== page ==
Click on schematic to see enlargement

Note that the second anode-follower attenuator gets higher valued resistor by a factor of 2. Why? With the higher gain, we are less concerned with noise from the resistors. In fact, if we were willing to go hybrid, we could replace all the plate resistors with constant-current sources, which would allow us to run a much lower B+ voltage and would deliver far better PSRR. Wit the constant-current sources in place, we could lower the first anode-follower's feedback resistor values even more and not lose gain.

Just two 6DJ8/E88CC tubes and two signal transformers. Put it all in a fancy box and slap a $5,000 price tag on it and you are set. Perhaps, I am jumping the gun here. How does the circuit perform? Let's start with the output impedance of 30 ohms. The distortion at 1Vpk @ 1kHz is below 0.1%, with a lovely single-ended harmonic structure. The PSRR is better than 60dB.

Not bad, when you consider the gain of 60dB (1:1,000) and the 600-ohm load.




Broskie Source Follower
I always seek to exploit existing audio and electronic situations. For example, I see that most standalone DACs offer a set of balanced outputs, which are seldom used. I also note that many DACs offer digital volume controls and that many DACs put out a truly hot output signal. My mind puts these three observations together and wonders how all three could be utilized, i.e. exploited. One possibility is driving low-impedance headphones with a balanced signal. Deriving inspiration from my previous post, I came up with the following design.

The two power MOSFET run in strict class-A, single-ended mode. The shared 60-ohm load resistor sets an idle current of 200mA, which implies an output voltage swing of 6.4Vpk into 32-ohm headphones. Plenty loud, as 6.2Vpk implies 640mW of power. The only thing I don't like is that none of my four low-impedance headphones holds balanced termination. This got me to try to think of a circuit that would convert the balanced input signal into an unbalanced output signal strong enough to drive 32-ohm loads. Why not try a Broskie source follower, I thought.

Just like the Broskie cathode follower circuit, this MOSFET version converts the balanced input signal into an unbalanced output signal. Moreover, it matches the Broskie cathode follower's gain, i.e. 0.5 (-6dB). In other words, given 1Vpk of input signal from each phase of the balanced input signal, we get 1Vpk of output, not the 2Vpk that the typical differential amplifier yields. Since we are driving two naked MOSFETs, we run into the same problem the Pass Zen amplifier faces: high input capacitance from the MOSFETs, which require low-resistance negative feedback loop resistor values to get decent high-frequency bandwidth. Fortunately, the balanced DAC output should be able to drive 600-ohm loads, so we are not as constrained as you might imagine. In addition, the MOSFET dissipate relatively low heat, so smaller devices can be used, which offer correspondingly low input capacitances. It's a win, win throughout.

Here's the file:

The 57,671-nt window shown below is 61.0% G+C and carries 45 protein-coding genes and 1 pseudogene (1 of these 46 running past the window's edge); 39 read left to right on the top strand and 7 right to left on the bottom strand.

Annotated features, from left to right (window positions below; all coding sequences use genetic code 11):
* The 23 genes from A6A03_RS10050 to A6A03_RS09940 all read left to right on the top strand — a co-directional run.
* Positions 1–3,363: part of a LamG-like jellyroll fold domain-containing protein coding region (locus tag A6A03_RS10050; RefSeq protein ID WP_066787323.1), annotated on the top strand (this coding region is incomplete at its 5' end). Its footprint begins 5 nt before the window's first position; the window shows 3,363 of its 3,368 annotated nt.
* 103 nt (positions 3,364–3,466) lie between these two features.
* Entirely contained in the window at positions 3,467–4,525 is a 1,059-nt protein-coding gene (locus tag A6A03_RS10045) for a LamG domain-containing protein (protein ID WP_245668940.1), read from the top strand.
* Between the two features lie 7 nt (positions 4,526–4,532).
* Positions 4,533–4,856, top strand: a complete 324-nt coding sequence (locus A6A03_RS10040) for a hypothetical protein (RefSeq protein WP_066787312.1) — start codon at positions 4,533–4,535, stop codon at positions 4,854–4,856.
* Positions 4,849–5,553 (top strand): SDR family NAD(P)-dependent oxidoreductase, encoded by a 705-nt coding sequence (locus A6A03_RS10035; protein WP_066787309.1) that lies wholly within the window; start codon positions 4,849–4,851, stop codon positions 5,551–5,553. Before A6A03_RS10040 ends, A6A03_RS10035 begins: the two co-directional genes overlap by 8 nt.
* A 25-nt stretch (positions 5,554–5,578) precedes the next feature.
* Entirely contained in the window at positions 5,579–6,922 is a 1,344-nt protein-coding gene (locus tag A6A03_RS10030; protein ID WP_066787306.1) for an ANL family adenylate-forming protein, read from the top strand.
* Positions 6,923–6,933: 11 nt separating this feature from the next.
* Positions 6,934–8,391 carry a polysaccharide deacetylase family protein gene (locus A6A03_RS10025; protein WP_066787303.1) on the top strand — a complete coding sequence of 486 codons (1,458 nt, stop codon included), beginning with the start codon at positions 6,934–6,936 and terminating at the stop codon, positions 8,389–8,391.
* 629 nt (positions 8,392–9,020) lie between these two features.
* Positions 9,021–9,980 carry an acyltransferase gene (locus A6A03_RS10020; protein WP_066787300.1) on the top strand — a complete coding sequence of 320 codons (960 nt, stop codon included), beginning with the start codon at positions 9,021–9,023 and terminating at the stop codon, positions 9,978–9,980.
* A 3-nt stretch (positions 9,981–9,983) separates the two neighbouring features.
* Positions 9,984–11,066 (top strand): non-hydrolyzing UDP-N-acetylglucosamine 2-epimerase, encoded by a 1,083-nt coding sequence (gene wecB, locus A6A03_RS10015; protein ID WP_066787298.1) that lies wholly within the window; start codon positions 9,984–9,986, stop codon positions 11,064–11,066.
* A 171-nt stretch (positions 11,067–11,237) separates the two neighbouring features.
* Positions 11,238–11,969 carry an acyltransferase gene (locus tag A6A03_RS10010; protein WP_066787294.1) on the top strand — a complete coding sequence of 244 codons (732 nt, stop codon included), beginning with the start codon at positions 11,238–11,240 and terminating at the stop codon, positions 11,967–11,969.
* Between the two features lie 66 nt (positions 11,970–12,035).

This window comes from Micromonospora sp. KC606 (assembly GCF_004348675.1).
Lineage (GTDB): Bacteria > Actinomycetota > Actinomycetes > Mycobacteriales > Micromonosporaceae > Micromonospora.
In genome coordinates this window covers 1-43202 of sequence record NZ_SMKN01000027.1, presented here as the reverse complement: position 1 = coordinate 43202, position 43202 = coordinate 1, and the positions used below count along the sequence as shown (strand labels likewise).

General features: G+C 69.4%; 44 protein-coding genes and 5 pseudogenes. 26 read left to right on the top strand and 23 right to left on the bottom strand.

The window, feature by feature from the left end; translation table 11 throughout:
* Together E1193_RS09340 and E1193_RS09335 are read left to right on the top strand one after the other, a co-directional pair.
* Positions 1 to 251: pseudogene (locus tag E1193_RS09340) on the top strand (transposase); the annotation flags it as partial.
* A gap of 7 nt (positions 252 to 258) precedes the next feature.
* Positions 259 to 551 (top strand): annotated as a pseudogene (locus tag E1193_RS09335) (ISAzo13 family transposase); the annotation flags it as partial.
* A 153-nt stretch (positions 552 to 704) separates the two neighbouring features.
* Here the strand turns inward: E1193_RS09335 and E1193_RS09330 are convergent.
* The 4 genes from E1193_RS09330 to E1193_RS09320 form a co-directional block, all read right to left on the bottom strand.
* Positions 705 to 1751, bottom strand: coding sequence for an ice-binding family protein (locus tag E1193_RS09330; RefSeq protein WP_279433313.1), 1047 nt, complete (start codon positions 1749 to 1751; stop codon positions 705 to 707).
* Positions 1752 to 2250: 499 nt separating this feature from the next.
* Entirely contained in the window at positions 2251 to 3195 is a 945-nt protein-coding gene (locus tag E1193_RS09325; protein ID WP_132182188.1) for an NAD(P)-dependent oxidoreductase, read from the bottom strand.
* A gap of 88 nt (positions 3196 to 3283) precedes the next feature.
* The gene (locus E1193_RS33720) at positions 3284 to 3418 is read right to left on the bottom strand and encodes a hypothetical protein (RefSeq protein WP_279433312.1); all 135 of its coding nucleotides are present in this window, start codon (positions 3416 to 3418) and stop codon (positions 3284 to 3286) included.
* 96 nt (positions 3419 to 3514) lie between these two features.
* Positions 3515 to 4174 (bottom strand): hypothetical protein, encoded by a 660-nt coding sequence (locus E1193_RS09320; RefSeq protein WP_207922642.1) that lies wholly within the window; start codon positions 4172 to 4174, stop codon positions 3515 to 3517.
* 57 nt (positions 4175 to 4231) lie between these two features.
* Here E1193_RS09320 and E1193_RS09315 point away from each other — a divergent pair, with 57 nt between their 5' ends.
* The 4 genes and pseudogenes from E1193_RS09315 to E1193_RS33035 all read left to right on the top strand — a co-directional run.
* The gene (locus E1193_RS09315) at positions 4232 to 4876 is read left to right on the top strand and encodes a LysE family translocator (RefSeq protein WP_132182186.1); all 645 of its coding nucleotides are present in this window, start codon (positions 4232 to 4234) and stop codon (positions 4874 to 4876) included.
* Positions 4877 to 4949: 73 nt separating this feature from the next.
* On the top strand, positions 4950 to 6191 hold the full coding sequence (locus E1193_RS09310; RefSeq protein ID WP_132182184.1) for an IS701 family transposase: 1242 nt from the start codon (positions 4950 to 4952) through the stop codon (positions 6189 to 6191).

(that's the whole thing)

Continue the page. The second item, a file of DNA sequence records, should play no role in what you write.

To make this circuit more user-friendly, I added two potentiometers, one for setting the idle current, the other for centering the MOSFETs to half the B+ voltage.

I first center the output stage, then set the desired idle current, and then set the centering again. As this circuit runs I pure class-A, push-pull we can expect to get twice the idle current as the peak output current. I didn't specify all the resistor values, as they depend on the MOSFETs used. I would try the IRF630 MOSFET. Why? Somewhere I have a bunch of them. More importantly, they offer relatively low input capacitance, just 540pF.

While on the topic of making use of switcher wallwarts to drive headphones, I have a bunch of orphaned 12Vdc wallwarts, which came with external hard-drives, printers, modems... Why not make a single-ended headphone amplifier?

The bottom OpAmp controls the current flow through the bottom MOSFET, resulting constant-current conduction from the device. The top OpAmp controls the top MOSFET, which runs as a source follower. The gain is set by the 1k and 2k resistors, resulting in a gain of 3, as (1k + 2k)/1k equals 3 (+9.5dB). There's only one problem: we would be lucky to get more that 1V of peak positive output voltage swing from it. Why? The top OpAmp's output can only swing so far to the positive power supply voltage. Enhancement-mode MOSFETs, of the non-lateral type, require a relatively high turn-on gate voltage. Inother words, the top OpAmp cannot swing high enough positively to drive the top MOSFET. Here is the workaround.

The added internal coupling capacitor that is shunted with the 453k resistor allows the top OpAmp to center its output at 6Vdc, while still prompting the top MOSFET to conduct heavily enough for class-A operation. By the way, the 4.7 ohms source resistor sets the current flow to 213mA, so we could expect peak current swings of 200mA.